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The Mindanao Trust Fund is a consortium led by the World Bank ($55m) with UNDP for rehabilitation of MILF areas. $5m was already released for a secretariat. Additional $50 won't be released pending a peace agreement between MILF & the Philippine government. There's a conflict on ancestral domain boundaries but the findings are not released yet. Land designated for rebel returnees encroaches on Lumad lands. There is a link between war on terror and ODA. There are still many areas in Mindanao that are really marginalized outside MILF/ MNLF areas. This is a global trend. ODA has been redirected to serve war on terror, thus Afghanistan is no. 1 recipient now, Iraq in 2005. Nigeria was recipient of debt reduction. There was a huge increase of ODA in 2005 and debt relief for Iraq and Afghanistan. Scholarships given to war thorn countries should not be part of ODA. There are moves by Senators Legarda and Roxas to sanction NEDA on its failure to report on ODAs. There are also questions why ODA funds are going to more developed areas. 8. Grace Borja, ANGOC We recommended to the Philippine government that it should draw up consistent ODA standards and provide alignment of standards for donor agencies. Any donor views on issues on land as part of ODA? Redistribution of land is a national government responsibility. ODA for agrarian reform is exclusively for support services, road, bridges, capacity building, no money for land distribution. There should be no paying of landlords as this will distort the land market. Transaction should be market assisted reforms. Why give money to land lords which will only be dissipated. Landlords are rent seeking, they are not entrepreneurs, therefore they are not productive. The government has to look into performance standards. How much money has been disbursed? What they are considering are only the standard disbursements. Other indicators such as environment, social, human rights and gender issues are not looked into. We have taken this up with ADB and were met with a blank stare. This is not the world of bankers because bankers are not concerned. They only look into capacity of their debtors to pay. They are more concerned with implementation, counterparts, and less to do with the quality of implementation. 9. Dante Arienza, PSLINK Is it favorable for the government to privatize power/ energy industries? Are we assured of the quality of service? Privatization results to no security of tenure.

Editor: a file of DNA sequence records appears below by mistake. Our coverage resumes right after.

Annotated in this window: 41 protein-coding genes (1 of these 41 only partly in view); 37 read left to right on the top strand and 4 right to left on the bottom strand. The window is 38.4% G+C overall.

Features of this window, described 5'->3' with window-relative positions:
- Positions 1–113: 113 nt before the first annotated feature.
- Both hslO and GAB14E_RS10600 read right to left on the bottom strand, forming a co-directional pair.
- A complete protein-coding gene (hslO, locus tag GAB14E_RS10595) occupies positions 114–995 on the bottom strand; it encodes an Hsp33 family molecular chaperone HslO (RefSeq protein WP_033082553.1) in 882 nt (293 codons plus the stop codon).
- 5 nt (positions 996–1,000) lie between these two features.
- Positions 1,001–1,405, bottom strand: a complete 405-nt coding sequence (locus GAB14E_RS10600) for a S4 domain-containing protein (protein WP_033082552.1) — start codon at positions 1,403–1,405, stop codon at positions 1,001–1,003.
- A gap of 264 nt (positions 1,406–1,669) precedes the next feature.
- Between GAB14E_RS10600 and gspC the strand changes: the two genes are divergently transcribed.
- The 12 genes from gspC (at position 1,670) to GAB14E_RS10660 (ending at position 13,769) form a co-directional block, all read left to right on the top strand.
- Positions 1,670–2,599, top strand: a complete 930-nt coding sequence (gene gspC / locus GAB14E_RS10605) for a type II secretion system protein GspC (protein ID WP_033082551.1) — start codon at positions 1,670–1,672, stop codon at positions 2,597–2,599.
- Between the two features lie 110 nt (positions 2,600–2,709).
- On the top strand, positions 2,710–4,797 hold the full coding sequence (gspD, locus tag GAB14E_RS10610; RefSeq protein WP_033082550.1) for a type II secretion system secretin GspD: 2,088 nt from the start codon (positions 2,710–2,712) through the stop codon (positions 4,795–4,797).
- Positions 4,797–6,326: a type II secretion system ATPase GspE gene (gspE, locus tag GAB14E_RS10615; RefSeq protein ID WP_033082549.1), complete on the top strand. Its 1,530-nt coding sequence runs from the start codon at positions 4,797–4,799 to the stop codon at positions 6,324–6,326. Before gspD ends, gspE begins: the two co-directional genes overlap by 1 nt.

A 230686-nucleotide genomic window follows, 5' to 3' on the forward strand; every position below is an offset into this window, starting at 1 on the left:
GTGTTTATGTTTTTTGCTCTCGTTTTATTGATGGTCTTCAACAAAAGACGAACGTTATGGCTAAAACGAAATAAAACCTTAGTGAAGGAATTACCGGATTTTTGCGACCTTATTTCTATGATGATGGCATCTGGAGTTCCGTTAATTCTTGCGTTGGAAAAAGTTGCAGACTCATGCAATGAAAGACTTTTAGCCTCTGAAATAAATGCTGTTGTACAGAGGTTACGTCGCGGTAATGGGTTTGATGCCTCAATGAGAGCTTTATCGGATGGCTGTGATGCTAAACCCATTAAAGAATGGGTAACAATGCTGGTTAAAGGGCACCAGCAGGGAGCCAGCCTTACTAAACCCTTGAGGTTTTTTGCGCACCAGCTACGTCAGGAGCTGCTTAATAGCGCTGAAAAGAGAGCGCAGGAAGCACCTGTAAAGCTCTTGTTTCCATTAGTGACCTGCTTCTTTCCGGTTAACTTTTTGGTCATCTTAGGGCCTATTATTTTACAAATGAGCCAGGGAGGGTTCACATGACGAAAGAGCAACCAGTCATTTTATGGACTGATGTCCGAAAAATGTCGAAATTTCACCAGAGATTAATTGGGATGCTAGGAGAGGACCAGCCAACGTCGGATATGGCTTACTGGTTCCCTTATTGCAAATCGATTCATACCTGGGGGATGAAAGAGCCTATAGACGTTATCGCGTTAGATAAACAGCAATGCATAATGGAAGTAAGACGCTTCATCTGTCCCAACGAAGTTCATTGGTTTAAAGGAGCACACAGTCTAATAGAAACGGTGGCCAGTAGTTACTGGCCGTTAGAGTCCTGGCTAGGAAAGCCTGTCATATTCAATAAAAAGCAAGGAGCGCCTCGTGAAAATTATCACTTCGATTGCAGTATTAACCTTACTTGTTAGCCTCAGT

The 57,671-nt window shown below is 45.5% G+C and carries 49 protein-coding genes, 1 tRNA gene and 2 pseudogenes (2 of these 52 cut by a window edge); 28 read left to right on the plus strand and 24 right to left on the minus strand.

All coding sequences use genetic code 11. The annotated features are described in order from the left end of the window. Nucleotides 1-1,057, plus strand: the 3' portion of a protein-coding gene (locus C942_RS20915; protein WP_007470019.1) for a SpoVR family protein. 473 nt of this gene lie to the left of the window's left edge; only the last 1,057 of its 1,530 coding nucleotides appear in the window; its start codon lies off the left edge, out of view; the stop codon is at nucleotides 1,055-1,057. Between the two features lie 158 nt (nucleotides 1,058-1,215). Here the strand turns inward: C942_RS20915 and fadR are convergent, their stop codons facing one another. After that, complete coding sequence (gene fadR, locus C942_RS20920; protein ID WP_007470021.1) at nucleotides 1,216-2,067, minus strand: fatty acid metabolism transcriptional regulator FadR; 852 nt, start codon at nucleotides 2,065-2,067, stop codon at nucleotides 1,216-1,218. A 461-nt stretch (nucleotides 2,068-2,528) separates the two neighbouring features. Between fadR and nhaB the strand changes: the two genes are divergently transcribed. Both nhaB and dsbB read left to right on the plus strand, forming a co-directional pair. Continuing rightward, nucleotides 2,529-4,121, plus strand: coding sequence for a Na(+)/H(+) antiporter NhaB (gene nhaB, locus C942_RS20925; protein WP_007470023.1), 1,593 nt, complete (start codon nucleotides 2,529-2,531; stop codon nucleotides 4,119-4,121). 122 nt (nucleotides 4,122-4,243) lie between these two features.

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10. Arnel Ramos, ODA Watch What is the reason why the Philippine government still gives incentives to business given studies of failure to generate investment? 11. Prof. Briones In the early years of privatization, the goal was to raise funds for government because of the debt crisis. Government-run industries are burden. But now, it doesn't make sense to privatize money-generating industries. Petron when privatized was the no. 1 income generating government-owned industry. The policy is ideological. People prefer efficient industries to remain with government because it provides lower prices. Now, Meralco and PLDT shares owned by the government are also for sale. The government has to compensate somewhere, thus it has to mobilize resources through tax and non tax revenue. For 2008, the government has committed a balanced budget. P29 billion will come from privatization income. Not only the civil society, but also multi-lateral institutions question why privatization sale is already considered when the sale has not been done. Are services better upon privatization? It doesn’t follow. There is no correlation if a public monopoly is privatized. We are just transferring a private monopoly. It is not a market-based approach. On incentives, why give when we loose so much? There is policy confusion because of the pressure on DTI to bring in foreign investment. Private sector with has strong lobby in Congress. They do not pay taxes in 5 years and their imported machineries are tax free. In Bohol which is a favorite meeting place of Germans, Australians, etc, all donors are there. There was a capacity building seminar for LGUs on tax increase. However, since the hotel they were billeted provided excellent service, the LGU provided the hotel an extended 5 years taxfree incentive. Why are we giving incentives? It's political, it's also executive. Many industries during my time were given exemptions because they were infant industries. 50 years after, they still get their tax perks. 12. Easter Canoy, Kitanglad, Mindanao In discussing development, I find a way in expanding our assumptions. How do we see development in the human landscape of people’s lives? Instead of looking at ODA, I would like to contribute from the non-official development such as community-based development. How does this figure in our notion of development? How do we contribute, not only in financing, but in improving the lives of the people? Look at dynamics of community. In a WB-assisted heritage center built together by the community we considered land, labor force, agroforestry, all together in improving the landscape. 13. Gani Serrano, PRRM I have a cynical take on the menu of FfD. Its a Kaharian ng sana- trade justice, debt relief, domestic trading. I would rather look at the internal payback, taxing